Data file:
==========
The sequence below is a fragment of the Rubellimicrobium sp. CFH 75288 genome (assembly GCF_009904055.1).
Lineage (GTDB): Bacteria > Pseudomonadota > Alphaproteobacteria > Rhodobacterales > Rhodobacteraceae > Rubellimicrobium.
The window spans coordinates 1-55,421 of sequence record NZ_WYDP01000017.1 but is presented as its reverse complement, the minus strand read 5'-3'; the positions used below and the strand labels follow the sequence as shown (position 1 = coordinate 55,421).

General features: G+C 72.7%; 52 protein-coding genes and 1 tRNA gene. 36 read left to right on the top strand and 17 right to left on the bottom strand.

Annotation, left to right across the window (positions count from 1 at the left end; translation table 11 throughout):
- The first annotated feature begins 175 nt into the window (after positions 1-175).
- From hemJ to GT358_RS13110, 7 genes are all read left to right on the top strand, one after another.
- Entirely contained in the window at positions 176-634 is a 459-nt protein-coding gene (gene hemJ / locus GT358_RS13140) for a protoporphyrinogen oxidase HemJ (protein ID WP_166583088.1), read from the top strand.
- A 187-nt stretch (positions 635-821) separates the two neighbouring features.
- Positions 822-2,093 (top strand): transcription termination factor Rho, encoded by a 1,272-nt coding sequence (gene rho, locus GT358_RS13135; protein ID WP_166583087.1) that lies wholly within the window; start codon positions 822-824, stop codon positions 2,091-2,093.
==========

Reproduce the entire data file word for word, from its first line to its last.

The sequence below is a fragment of the Rubellimicrobium sp. CFH 75288 genome (assembly GCF_009904055.1).
Lineage (GTDB): Bacteria > Pseudomonadota > Alphaproteobacteria > Rhodobacterales > Rhodobacteraceae > Rubellimicrobium.
The window spans coordinates 1-55,421 of sequence record NZ_WYDP01000017.1 but is presented as its reverse complement, the minus strand read 5'-3'; the positions used below and the strand labels follow the sequence as shown (position 1 = coordinate 55,421).

General features: G+C 72.7%; 52 protein-coding genes and 1 tRNA gene. 36 read left to right on the top strand and 17 right to left on the bottom strand.

Annotation, left to right across the window (positions count from 1 at the left end; translation table 11 throughout):
- The first annotated feature begins 175 nt into the window (after positions 1-175).
- From hemJ to GT358_RS13110, 7 genes are all read left to right on the top strand, one after another.
- Entirely contained in the window at positions 176-634 is a 459-nt protein-coding gene (gene hemJ / locus GT358_RS13140) for a protoporphyrinogen oxidase HemJ (protein ID WP_166583088.1), read from the top strand.
- A 187-nt stretch (positions 635-821) separates the two neighbouring features.
- Positions 822-2,093 (top strand): transcription termination factor Rho, encoded by a 1,272-nt coding sequence (gene rho, locus GT358_RS13135; protein ID WP_166583087.1) that lies wholly within the window; start codon positions 822-824, stop codon positions 2,091-2,093.